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De Genova: ‘I’m here to serve’

Solutions, not promises, is what Al De Genova says sets him apart fromhis Vision Vancouver rivals and is what makes him the best choice formayor in November’s civic election.


Solutions, not promises, is what Al De Genova says sets him apart from his Vision Vancouver rivals and is what makes him the best choice for mayor in November’s civic election.


“If you want something done, you ask Al,” said De Genova, 52, a five-term park commissioner.


“If you breakdown at 2 in the morning and you’re in Squamish and you call me up, I won’t even hesitate. I’ll just jump in the car, grab an Oh Henry bar, and drive there and get you. That’s how I work ... I’m here to serve.”


De Genova’s solutions include a plan to house 600 to 800 people, by turning deplorable, unlivable suites into housing.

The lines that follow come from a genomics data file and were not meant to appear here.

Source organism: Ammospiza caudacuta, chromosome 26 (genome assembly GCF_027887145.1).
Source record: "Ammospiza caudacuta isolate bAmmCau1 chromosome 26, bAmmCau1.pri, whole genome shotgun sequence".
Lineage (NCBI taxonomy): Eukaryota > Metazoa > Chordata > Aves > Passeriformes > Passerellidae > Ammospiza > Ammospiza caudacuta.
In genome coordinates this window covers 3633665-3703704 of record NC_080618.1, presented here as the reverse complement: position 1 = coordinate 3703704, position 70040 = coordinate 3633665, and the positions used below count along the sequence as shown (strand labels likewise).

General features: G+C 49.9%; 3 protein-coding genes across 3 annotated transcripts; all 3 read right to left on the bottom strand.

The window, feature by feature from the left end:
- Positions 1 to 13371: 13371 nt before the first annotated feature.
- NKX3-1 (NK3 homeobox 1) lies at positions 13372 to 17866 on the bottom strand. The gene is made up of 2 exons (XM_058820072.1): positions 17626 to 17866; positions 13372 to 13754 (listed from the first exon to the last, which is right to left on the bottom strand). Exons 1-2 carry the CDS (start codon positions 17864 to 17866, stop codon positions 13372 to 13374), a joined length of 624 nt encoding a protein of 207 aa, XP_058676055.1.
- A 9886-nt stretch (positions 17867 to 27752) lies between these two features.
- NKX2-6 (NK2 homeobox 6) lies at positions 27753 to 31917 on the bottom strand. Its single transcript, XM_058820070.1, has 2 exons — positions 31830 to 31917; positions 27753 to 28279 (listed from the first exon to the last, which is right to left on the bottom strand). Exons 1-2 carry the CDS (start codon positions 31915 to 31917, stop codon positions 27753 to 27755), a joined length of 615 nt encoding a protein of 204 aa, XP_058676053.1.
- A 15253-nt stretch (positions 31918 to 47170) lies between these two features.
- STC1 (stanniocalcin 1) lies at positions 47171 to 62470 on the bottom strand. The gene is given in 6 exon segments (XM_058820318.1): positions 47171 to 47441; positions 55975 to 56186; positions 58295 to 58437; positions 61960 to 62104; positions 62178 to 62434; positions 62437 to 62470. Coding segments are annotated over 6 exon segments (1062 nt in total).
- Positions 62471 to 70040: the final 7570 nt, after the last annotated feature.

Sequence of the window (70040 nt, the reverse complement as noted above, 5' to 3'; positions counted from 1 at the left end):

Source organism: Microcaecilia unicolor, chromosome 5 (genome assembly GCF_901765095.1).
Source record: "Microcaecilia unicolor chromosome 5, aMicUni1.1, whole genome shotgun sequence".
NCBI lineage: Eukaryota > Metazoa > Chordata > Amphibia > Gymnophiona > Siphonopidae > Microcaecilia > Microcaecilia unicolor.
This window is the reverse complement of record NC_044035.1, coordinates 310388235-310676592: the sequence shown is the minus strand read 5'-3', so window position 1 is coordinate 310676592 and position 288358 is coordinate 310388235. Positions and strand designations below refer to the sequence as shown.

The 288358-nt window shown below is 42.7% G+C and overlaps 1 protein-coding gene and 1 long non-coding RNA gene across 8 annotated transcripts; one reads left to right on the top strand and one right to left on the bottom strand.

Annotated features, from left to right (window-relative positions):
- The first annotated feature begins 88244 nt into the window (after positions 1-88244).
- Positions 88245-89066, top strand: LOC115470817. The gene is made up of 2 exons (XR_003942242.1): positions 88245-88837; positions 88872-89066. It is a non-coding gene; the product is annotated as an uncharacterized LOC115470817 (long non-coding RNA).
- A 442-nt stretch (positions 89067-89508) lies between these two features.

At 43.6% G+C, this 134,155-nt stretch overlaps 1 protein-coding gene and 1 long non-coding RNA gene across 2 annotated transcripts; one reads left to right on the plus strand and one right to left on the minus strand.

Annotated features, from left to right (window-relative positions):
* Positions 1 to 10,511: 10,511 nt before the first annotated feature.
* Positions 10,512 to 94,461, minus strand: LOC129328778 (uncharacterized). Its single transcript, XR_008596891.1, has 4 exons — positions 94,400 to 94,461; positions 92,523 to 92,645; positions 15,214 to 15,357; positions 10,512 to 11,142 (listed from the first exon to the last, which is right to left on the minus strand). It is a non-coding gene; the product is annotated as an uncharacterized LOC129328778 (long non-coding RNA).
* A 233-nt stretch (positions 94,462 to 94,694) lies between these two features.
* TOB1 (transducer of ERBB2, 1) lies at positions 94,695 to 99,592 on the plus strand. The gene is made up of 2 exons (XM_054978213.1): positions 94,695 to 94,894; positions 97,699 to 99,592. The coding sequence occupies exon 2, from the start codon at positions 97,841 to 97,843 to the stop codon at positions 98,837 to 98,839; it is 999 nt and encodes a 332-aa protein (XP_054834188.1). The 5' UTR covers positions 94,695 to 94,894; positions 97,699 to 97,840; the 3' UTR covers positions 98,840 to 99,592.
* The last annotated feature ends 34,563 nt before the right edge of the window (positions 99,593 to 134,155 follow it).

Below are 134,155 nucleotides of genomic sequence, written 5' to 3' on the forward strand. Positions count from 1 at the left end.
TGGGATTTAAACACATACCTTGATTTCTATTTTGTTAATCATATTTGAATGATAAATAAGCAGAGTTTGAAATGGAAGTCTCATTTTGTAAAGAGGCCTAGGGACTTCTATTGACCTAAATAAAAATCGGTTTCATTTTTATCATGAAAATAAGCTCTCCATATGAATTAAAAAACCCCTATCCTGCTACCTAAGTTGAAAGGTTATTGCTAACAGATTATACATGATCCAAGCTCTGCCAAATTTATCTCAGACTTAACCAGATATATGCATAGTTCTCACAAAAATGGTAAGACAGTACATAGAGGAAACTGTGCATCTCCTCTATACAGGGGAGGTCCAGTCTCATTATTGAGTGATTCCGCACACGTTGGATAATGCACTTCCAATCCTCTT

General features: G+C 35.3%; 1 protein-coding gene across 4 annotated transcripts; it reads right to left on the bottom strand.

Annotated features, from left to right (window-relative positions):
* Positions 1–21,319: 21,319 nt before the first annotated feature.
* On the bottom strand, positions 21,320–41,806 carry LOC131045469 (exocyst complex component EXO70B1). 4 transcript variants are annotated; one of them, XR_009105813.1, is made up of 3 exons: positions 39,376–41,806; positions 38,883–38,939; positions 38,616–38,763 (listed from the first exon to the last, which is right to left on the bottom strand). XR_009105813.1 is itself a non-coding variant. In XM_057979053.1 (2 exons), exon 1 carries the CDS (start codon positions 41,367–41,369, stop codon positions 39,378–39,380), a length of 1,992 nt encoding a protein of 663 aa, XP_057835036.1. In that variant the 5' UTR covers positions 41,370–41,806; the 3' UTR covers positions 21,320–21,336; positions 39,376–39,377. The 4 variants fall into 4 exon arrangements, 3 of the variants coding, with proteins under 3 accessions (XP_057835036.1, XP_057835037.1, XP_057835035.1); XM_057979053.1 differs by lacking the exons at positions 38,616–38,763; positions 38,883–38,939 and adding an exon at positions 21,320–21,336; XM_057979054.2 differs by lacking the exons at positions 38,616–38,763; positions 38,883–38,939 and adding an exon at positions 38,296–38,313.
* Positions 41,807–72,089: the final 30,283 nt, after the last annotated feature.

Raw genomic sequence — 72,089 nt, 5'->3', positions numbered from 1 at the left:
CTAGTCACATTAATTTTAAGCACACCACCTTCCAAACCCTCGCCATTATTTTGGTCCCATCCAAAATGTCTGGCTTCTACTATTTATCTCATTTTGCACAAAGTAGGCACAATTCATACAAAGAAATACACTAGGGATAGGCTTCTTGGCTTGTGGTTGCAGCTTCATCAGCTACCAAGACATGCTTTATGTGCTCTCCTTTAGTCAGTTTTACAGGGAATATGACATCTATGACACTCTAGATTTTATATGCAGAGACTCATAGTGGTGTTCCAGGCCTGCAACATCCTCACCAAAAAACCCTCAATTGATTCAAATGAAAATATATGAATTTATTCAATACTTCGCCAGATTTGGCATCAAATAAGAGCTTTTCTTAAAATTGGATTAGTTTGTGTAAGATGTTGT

He aims to turn the Downtown Eastside’s 20 worst buildings into 20 of the best.
The city would purchase the buildings, bring them up to fire and health codes, and partner them with detox and rehabilitation services, De Genova said.


Funding would come from $100 million that De Genova hopes to extrapolate from the development of four city sites.


De Genova, who is married with three children, sat as a Non-Partisan Association park commissioner for 13 years, but was suspended from the NPA caucus by Mayor Sam Sullivan in 2006. He has sat as an independent for the past two.

 
 
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